Studio: international art — 69.1916

Page: 23
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Water-Colours by D. Murray Smith, A.R.W.S.

WATER-COLOURS BY We have only to glance at the drawings repro-

D MURRAY SMITH duced in these pages to realise that here we have

A R W S an art^st not on^ possesses a strong feeling

for the beauties of the English countryside, but

In a previous issue of The Studio (Vol. LXIII.) one who is also equipped in a high degree with

a number of landscapes executed in oils by Mr. D. those gifts necessary for the successful rendering

Murray Smith were reproduced. In the present of them. Essentially an individual artist, he is

article we shall consider briefly some landscapes in content to interpret Nature in his own way, thus

water-colour by the same artist. And let us say giving to his work a personal note which adds

at once that, while fully appreciating the fine quali- considerably to its interest and appeal. His

ties that give distinction to his work in oil, we landscapes are something more than mere copies

venture to think that it is in his water-colours that of scenery. They are the manifestations of a

Mr. Murray Smith's art finds its happiest expression. mind imbued with poetic feeling expressing itself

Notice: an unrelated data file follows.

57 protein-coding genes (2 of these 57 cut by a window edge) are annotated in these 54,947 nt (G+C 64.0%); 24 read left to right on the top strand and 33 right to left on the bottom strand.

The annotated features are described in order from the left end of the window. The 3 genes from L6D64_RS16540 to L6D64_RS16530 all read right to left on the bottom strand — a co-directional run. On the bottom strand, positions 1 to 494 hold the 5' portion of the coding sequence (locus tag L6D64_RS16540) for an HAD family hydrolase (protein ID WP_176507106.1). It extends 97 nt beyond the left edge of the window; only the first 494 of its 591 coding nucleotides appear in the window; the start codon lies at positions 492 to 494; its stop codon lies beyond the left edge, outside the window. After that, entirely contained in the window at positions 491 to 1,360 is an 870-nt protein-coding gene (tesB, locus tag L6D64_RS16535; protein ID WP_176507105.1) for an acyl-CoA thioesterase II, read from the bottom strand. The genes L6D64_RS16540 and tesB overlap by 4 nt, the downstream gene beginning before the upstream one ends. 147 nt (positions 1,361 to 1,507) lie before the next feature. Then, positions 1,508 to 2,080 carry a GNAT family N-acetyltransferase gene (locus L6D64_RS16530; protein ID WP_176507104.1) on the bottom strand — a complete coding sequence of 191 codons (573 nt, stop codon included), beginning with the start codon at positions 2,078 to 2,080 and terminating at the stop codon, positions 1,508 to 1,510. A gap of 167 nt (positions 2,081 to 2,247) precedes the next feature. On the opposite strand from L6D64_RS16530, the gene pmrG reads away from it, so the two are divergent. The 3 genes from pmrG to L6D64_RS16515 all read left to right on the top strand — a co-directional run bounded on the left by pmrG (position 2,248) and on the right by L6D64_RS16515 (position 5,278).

That the medium is particularly well suited for through the many phases of Nature. At the same

the rendering of English scenery is a fact which time he realises the various aspects of a composi-

is generally accepted, and in that fact lies the tion with a simplicity of means which is entirely

secret of the undisputed position of the English agreeable and satisfying. His broad outlook

school of water-colour painting, from Paul Sandby enables him to note at once the essential features

down to the present day. The peculiar atmo- of a landscape ; yet he does not hesitate to modify

spheric effects and subtle contrasts of light and such details as would be likely to interfere with

shade form the principal charms of the English the spirit and romance of the scene, nor, on the

landscape, and these are more readily suggested in other hand, to accentuate those which thereby add

water-colour than in oil. to the general harmony and balance of the drawing.


(The property of Rowland Houghton, Esq.)

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